While on the topic of enigmatic characters, I can’t think of anyone else I’d rather have seen for Joanna, than Celia Johnson. That this is a difficult role to carry off, I’ve no doubt. Joe would’ve been born around the end of the war, and the fact that his absent father is in Africa ‘trying to make it as a farmer’, is itself telling me that his marriage to Joanna – neurotic, fragile Joanna – can’t have been an easy one. Had it been anything other, they’d have either been out there too, cheering-on Father from the sidelines, or he’d never have left in the first place. Yet here they are: marooned above a run-down tailor’s shop, in the hardscrabble East End.
Joe is their consolation; shining like a beacon into dull, drab lives. Despite having little to call his own, this lovable, credulous boy is surrounded by a wealth of richly-observed characters. Everyone, from Irene Handl’s cheek-pinching Mrs Abrahamowitz, to Lou Jacobi’s gym owner, Blackie Isaacs indulge and, importantly, listen to Joe. They take him seriously; Reed often keeping his camera at Joe’s head-height, to ensure we see the world from his perspective. Joe deserves that much at least, for he’s a true catalyst for change.
A granter of wishes in his own right.
After the latest in a string of chicks has been buried, with due reverence in the back-yard, Joe resigns himself to a lack of skill at raising pet birds. But a fanciful conversation with Kandinsky turns to Unicorns and how, tired of life in London, they migrated to Africa and lost their horns, along with the power to grant wishes. Undeterred by Kandinsky’s pessimism, Joe’s set on acquiring one as his next pet, believing it might return his long-lost father. So, Kandinsky spares him a few coins (indulging two farthings, one imagines) and urges Joe to get a dog, instead. This is Kandinsky settling for the obvious; the default option: get a dog. But Joe is made of nobler stuff. He sees what everyone else has forgotten. He hasn’t lost his power to make wishes come true.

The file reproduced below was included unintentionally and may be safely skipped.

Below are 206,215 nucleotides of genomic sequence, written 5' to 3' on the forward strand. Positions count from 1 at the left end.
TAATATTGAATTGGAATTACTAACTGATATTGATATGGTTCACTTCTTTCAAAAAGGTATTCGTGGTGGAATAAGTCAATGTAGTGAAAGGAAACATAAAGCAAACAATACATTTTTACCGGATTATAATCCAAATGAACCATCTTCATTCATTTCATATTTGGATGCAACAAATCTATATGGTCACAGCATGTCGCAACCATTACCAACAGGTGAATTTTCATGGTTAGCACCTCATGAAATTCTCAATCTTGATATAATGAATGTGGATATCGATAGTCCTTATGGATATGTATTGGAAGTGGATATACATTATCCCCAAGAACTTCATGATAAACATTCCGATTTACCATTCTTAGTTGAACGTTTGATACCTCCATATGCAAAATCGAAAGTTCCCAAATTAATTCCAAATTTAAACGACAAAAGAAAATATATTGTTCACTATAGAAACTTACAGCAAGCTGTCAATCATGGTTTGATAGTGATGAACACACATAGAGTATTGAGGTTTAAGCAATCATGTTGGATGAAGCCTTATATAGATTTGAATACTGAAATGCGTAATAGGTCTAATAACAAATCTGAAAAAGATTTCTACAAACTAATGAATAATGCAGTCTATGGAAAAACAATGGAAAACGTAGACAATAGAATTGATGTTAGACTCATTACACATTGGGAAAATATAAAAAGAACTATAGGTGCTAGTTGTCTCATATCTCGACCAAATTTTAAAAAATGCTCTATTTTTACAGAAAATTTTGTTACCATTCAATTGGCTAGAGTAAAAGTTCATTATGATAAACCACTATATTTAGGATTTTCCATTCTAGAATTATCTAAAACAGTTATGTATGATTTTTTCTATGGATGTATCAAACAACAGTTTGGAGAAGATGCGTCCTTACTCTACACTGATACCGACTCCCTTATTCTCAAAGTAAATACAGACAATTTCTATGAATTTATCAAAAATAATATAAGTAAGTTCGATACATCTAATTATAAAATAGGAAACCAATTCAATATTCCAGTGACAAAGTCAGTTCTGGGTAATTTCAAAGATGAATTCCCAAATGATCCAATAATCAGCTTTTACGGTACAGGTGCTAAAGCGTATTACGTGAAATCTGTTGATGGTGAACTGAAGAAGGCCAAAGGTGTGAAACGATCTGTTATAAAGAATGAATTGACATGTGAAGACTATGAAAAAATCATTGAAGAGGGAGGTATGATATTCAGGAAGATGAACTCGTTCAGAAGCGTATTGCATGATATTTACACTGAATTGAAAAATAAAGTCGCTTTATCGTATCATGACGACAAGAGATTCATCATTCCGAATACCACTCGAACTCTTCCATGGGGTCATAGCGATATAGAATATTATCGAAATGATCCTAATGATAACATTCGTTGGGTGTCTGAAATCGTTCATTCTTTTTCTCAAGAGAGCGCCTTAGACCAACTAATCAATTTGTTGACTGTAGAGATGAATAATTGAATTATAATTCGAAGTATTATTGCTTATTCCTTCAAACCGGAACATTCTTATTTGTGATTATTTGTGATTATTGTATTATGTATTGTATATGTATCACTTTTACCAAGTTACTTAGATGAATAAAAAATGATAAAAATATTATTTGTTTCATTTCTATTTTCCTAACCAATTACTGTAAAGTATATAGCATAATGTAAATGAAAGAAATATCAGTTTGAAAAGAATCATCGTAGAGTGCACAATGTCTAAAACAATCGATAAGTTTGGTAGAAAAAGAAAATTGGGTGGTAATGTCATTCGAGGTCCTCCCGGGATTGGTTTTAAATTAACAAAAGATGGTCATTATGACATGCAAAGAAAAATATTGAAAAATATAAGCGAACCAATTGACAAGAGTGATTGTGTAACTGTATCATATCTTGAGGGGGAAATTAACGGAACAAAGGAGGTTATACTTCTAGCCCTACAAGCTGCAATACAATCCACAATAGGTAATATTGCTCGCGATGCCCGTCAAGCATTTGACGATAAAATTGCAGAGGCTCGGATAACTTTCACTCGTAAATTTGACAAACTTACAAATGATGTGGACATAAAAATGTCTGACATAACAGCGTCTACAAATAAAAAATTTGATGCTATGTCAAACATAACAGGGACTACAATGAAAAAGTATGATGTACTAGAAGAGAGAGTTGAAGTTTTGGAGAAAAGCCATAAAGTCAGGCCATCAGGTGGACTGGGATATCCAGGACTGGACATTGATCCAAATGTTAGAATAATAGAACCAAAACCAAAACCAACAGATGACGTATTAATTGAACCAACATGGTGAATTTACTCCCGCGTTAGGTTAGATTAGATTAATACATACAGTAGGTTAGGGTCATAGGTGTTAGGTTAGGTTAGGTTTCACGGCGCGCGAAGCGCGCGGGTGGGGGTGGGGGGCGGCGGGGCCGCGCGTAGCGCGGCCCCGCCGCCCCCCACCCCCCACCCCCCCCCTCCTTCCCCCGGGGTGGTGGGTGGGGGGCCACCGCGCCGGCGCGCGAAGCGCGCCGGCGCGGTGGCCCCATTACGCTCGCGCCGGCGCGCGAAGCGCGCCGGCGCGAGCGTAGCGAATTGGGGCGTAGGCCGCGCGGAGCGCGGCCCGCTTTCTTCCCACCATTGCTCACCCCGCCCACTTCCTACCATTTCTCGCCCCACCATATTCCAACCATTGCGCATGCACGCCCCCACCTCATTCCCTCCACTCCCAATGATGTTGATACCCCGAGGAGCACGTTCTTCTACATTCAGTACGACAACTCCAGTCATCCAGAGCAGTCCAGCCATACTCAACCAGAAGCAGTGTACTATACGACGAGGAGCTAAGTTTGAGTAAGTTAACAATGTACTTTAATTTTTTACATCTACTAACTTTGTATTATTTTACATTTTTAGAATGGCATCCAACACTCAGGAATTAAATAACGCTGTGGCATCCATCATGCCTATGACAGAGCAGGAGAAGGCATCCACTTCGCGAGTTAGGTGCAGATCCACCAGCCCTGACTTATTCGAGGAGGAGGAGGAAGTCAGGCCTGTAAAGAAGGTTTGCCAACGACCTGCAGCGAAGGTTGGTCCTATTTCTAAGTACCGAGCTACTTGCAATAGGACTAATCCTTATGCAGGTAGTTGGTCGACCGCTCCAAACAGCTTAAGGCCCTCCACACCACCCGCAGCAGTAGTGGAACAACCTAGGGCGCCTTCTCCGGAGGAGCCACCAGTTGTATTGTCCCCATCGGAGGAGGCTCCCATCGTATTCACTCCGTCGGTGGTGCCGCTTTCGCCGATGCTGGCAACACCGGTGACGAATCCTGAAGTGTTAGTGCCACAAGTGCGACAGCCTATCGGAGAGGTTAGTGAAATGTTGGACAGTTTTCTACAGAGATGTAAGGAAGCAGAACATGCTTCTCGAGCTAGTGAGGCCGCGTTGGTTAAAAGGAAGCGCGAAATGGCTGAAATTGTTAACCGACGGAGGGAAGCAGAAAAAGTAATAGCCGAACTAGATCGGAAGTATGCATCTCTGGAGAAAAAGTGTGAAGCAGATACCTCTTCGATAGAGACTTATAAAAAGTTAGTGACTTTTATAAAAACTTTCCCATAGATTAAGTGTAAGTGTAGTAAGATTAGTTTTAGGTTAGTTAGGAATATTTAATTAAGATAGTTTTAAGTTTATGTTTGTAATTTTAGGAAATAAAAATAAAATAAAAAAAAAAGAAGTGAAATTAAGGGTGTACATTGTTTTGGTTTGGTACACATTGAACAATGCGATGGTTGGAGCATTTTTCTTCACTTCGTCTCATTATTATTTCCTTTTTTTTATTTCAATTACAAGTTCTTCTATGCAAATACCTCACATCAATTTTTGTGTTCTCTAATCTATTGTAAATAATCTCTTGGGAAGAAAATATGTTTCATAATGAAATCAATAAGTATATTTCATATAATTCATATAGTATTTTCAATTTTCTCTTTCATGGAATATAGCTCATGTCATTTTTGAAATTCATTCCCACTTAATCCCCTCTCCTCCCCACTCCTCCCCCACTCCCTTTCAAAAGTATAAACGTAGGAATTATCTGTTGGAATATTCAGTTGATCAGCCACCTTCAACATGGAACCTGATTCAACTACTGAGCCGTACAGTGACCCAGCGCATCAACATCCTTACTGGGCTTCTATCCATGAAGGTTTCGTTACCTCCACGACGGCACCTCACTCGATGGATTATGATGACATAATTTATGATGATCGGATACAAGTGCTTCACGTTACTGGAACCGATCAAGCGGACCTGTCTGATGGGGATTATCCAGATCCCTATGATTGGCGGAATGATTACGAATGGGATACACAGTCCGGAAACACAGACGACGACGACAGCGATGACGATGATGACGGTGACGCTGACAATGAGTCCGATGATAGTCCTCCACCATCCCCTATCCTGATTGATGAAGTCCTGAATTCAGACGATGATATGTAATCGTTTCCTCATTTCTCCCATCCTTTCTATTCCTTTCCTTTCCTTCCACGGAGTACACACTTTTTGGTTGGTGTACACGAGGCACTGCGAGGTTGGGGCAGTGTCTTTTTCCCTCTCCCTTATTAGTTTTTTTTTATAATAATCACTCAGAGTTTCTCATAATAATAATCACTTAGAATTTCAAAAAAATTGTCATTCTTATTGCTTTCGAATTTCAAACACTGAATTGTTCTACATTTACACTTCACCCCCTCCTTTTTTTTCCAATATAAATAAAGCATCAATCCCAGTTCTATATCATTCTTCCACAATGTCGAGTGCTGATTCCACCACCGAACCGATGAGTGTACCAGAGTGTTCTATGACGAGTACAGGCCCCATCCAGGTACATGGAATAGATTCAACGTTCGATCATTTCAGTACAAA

Having been uninspired by the few puppies he sees in the market, Joe spots a young, white goat – a Kid – improbably owned by a tramp. The clincher for Joe? It only has a single, twisting horn… Convinced that he’s found his Unicorn, Joe hands-over all his money and returns with his prize. The respect paid by the adults, on seeing his ‘Unicorn’ is of course, a sentimentalised version of their likely reaction, but the film is seen through Joe’s eyes remember. As a result, these kindly adults go along with Joe’s version. From that point on, Joe will invest every scrap of his emotional capital, in the
Kid Unicorn; almost willing a miracle to occur.
Meanwhile, Kandinsky’s assistant, Sam (Joe Robinson) is preparing for a prestigious body-building competition. Aside from the prize money, should he win, is the prospect of marrying Sonia (Diana Dors in a rare ‘serious’ role). But that’s a long way off and, in the here and now, money’s tight. So, an unscrupulous local gym owner offers Sam the chance of a few (rigged) wrestling matches as a way of raising money. I found the juxtaposition of Sam as both tailor and celebrity beefcake amusing and suitably off-beat; especially when things escalate to a fight with The Python, played in the film by wooden actor, but real heavyweight boxing champion, Primo Carnera. Robinson’s good here, at playing the meat-head who thinks more of his muscle tone, than having Diana Dors as a fiancée. He’s a walking parody of Charles Atlas, right down to his leopardskin trunks.